If anything “Kong: Skull Island” proves is that monster movies are not dead. Nor is the genre of jungle adventure films. In today’s age, Hollywood has been giving us more superhero and reboots to the point of overkill. Now, Legendary Pictures is getting its “MonsterVerse” into gear and I can thankfully say I wasn’t disappointed with this entry. It was about time the big ape got a fresh start and I had a blast watching it. The movie in a nutshell is the war tone of Apocalypse Now meets the characters from James Cameron’s Aliens.
Set during the Vietnam War’s end, a government agent named Bill Randa (John Goodman) seeks a plan to visit an mysterious island for study and proof that monsters exist there. He gets teamed up with Lieutenant Colonel Packard (Samuel L. Jackson) and a bunch of soldiers to take a trek via helicopter. At first we are led to believe this is some sort of study when it turns out Bill wants to blow up the island in a fiery rage. All plans are halted when Kong arrives showing he’s not only king of the island, but also a protector of his home.
The moment Kong shows up and smashes some helicopters, everything changes as the war movie turns into a monster movie. While stranded and seeking an exist, soldiers fend their way through thick jungle and avoid the wraith of giant spiders and demonic lizard monsters seeking to munch on them. Each creature is well designed by ILM and its a shame we never get to see many in action. With the only exception being a bunch of monsters called “skull crushers,” that look like a crossbreed between Cubone from Pokemon and a gila monster. When these monstrous being attack, I was greedy in hoping for a big action scene with a whole horde of them. On the other hand, this movie is dedicated to Kong, so I probably shouldn’t complain.
Also stuck on the island is a former British Captain (Tom Hiddleston) and a photojournalist (Brie Larson) who get the better part of the journey. Most of the time, they run into peaceful beasts and kindly natives that have a Buddhist-like personality. They later come across a World War II pilot played by John C. Riley, who crashed landed on the island in 1944. Riley proves to be a lot of fun with a manic performance that is funny and touching. Of course, they joke around how he has no clue about current events but they work for the most part.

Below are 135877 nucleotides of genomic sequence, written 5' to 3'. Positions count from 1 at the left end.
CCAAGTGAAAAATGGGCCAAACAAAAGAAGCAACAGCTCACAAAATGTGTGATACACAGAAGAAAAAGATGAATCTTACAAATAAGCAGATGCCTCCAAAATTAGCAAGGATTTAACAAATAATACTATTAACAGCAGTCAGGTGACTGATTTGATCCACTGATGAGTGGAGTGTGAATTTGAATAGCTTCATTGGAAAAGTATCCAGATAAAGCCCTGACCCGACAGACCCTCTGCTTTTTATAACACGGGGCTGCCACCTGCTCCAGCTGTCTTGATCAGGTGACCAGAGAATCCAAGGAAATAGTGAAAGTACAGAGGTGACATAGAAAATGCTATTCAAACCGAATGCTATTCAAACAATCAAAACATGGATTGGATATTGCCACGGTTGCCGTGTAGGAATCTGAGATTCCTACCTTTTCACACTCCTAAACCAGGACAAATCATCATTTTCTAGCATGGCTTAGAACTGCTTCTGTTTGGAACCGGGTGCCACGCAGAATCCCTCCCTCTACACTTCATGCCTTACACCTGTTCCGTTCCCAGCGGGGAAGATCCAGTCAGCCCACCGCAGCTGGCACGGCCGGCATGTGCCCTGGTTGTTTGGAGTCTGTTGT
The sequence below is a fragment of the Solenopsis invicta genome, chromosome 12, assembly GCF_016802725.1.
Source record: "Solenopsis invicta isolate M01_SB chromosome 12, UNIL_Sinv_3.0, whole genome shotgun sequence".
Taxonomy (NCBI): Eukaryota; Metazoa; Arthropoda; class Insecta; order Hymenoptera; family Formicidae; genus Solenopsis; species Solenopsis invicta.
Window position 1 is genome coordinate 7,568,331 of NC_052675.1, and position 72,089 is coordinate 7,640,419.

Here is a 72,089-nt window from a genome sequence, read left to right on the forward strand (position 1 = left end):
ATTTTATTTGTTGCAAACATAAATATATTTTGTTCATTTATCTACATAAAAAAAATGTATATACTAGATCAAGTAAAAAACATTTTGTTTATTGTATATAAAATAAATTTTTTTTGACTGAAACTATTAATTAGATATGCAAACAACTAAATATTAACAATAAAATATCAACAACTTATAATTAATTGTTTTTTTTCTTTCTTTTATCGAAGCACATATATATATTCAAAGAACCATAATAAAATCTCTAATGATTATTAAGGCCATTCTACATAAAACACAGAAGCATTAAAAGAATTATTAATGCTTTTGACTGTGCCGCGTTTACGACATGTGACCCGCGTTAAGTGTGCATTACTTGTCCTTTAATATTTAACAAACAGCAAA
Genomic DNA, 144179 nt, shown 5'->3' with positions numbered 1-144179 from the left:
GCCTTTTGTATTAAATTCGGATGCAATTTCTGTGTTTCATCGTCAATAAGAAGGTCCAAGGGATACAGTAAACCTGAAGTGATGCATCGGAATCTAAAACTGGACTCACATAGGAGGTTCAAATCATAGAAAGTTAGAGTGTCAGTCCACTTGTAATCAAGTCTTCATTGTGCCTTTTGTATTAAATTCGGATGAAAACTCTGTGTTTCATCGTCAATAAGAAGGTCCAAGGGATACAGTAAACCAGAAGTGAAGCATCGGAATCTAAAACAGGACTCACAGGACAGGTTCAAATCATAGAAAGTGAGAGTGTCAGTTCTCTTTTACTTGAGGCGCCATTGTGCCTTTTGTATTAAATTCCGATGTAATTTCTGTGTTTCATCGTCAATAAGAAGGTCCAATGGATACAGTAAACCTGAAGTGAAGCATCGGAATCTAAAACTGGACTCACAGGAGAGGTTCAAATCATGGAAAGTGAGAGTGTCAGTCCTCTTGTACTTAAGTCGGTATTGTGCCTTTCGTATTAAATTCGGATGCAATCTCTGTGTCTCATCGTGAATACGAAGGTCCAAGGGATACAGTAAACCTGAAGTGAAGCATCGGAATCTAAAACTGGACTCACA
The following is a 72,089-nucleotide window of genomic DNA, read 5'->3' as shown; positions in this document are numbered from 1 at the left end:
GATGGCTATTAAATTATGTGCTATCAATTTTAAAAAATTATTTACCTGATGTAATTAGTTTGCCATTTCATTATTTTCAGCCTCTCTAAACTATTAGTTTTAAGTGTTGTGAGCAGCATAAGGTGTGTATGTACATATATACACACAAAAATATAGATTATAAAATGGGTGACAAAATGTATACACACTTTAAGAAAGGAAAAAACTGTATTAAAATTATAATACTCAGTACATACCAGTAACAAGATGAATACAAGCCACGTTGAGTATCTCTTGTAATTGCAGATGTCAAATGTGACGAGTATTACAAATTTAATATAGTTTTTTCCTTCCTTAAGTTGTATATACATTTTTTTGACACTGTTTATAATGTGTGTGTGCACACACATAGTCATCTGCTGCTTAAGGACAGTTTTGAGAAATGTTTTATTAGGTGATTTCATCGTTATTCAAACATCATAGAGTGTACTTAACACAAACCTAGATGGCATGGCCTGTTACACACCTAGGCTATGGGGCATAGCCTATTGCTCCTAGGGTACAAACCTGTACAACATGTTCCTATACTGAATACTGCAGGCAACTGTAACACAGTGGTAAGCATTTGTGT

“Kong” is very much your run of the mill monster movie stocked with cliched characters, rampaging beasts and all tossed into a thick jungle. What sets itself apart is the directorial style and fun performances. The choice of placing the story during the Vietnam War gives way for some creative scenes of solders blasting off to a tape recording playing Black Sabbath. The soundtrack itself is packed with psychedelic rock music from Creedence Clearwater Revival to David Bowie and the color scheme is put to great use with intense sunlight and cold blue nights.
Aside from the eye candy, I can’t think of single performance or character I disliked. Most of the people there are stock characters and cliches, but not in an annoying way. You have the one person who knows what is going on but is ignored, the war crazy Colonel, the guy who promises to make it home but doesn’t and so forth. In a way, I wish the characterization was given more depth but I wasn’t too disappointed in the light development. Actors like Sameul Jackson and John C. Riely really soak up the screen and knowing this is the kind of movie not to take seriously. In honesty, it works.
The revamped Kong is a big highlight differing from any other version depicted before him. The ape stands like a God of the sky and will defend his home in anyway he can. The special effects really convey the emotion and determination of this creature in how far he will go to protect Skull Island. Unlike Gareth Edwards’ Godzilla from 2014 (which the enjoyment is starting to wear off), we get plenty of Kong scenes paced perfectly throughout the movie. From brawling monsters to taking down choppers, this variation is sure to please.
I found myself overjoyed by the time the end credits came along. I’m a dead sucker for monster movies as much as jungle adventure films. Maybe this will start a revival of interest in monster movies or maybe it won’t. All I can say is that I saw a good monster movie and enjoyed every minute of it. Even during the intense moments, “Kong” doesn’t lose its fun luster. From beautiful visuals that will stay with me to engaging creatures fights, this is one eight wonder that I will never forget.
Also word of caution, as stated before this is the first in a planned “shared film universe” meaning the movie ends with a setup for the next entry right after the end credits. Unlike everyone who left the theater, I stayed through every name of the crew members just to see what lay at the end. Sure enough, I got a nice surprise but couldn’t believe how many missed such a great tease. And the fact I was the only one in the movie theater that waited so patiently to see it really shows how determined a filmgoer can be. Do yourself a favor when seeing this in theaters. Don’t walk out during the end credits. The patience is worth it.